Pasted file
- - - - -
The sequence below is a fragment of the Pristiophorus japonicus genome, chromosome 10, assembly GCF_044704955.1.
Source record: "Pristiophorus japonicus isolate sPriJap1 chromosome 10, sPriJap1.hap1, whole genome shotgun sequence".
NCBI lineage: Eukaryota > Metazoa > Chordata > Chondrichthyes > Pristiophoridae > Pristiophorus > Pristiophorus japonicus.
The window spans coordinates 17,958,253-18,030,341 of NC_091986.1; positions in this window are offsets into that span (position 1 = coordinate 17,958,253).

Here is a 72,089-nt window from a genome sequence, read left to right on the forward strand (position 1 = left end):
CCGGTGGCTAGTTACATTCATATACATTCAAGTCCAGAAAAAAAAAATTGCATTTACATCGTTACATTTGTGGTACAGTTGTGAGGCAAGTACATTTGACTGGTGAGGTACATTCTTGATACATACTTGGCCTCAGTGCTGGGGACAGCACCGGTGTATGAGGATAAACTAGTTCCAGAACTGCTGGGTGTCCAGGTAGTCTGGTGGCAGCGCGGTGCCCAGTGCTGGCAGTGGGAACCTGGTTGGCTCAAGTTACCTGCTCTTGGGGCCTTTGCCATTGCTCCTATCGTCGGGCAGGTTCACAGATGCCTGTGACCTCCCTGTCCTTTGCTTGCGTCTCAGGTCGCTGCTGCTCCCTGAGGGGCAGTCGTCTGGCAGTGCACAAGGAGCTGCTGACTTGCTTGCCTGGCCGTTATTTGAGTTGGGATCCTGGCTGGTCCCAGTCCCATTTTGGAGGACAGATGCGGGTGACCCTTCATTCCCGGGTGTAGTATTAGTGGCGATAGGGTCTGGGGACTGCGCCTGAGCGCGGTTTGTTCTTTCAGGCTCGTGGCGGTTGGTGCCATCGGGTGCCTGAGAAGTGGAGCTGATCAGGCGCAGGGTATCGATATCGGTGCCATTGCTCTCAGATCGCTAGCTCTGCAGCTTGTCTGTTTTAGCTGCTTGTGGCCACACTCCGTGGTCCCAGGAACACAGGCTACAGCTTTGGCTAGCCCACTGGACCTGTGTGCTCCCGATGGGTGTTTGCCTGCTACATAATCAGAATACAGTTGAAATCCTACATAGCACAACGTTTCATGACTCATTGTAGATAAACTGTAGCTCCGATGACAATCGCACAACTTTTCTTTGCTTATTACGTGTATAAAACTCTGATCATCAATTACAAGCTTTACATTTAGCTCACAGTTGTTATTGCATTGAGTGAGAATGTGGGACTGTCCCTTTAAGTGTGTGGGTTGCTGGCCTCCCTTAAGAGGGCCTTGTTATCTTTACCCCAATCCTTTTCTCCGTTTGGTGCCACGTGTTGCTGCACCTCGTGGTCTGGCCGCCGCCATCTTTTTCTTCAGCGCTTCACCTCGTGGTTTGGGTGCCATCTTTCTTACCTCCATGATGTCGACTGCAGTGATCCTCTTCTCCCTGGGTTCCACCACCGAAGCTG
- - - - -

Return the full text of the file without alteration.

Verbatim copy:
The sequence below is a fragment of the Pristiophorus japonicus genome, chromosome 10, assembly GCF_044704955.1.
Source record: "Pristiophorus japonicus isolate sPriJap1 chromosome 10, sPriJap1.hap1, whole genome shotgun sequence".
NCBI lineage: Eukaryota > Metazoa > Chordata > Chondrichthyes > Pristiophoridae > Pristiophorus > Pristiophorus japonicus.
The window spans coordinates 17,958,253-18,030,341 of NC_091986.1; positions in this window are offsets into that span (position 1 = coordinate 17,958,253).

Here is a 72,089-nt window from a genome sequence, read left to right on the forward strand (position 1 = left end):
CCGGTGGCTAGTTACATTCATATACATTCAAGTCCAGAAAAAAAAAATTGCATTTACATCGTTACATTTGTGGTACAGTTGTGAGGCAAGTACATTTGACTGGTGAGGTACATTCTTGATACATACTTGGCCTCAGTGCTGGGGACAGCACCGGTGTATGAGGATAAACTAGTTCCAGAACTGCTGGGTGTCCAGGTAGTCTGGTGGCAGCGCGGTGCCCAGTGCTGGCAGTGGGAACCTGGTTGGCTCAAGTTACCTGCTCTTGGGGCCTTTGCCATTGCTCCTATCGTCGGGCAGGTTCACAGATGCCTGTGACCTCCCTGTCCTTTGCTTGCGTCTCAGGTCGCTGCTGCTCCCTGAGGGGCAGTCGTCTGGCAGTGCACAAGGAGCTGCTGACTTGCTTGCCTGGCCGTTATTTGAGTTGGGATCCTGGCTGGTCCCAGTCCCATTTTGGAGGACAGATGCGGGTGACCCTTCATTCCCGGGTGTAGTATTAGTGGCGATAGGGTCTGGGGACTGCGCCTGAGCGCGGTTTGTTCTTTCAGGCTCGTGGCGGTTGGTGCCATCGGGTGCCTGAGAAGTGGAGCTGATCAGGCGCAGGGTATCGATATCGGTGCCATTGCTCTCAGATCGCTAGCTCTGCAGCTTGTCTGTTTTAGCTGCTTGTGGCCACACTCCGTGGTCCCAGGAACACAGGCTACAGCTTTGGCTAGCCCACTGGACCTGTGTGCTCCCGATGGGTGTTTGCCTGCTACATAATCAGAATACAGTTGAAATCCTACATAGCACAACGTTTCATGACTCATTGTAGATAAACTGTAGCTCCGATGACAATCGCACAACTTTTCTTTGCTTATTACGTGTATAAAACTCTGATCATCAATTACAAGCTTTACATTTAGCTCACAGTTGTTATTGCATTGAGTGAGAATGTGGGACTGTCCCTTTAAGTGTGTGGGTTGCTGGCCTCCCTTAAGAGGGCCTTGTTATCTTTACCCCAATCCTTTTCTCCGTTTGGTGCCACGTGTTGCTGCACCTCGTGGTCTGGCCGCCGCCATCTTTTTCTTCAGCGCTTCACCTCGTGGTTTGGGTGCCATCTTTCTTACCTCCATGATGTCGACTGCAGTGATCCTCTTCTCCCTGGGTTCCACCACCGAAGCTG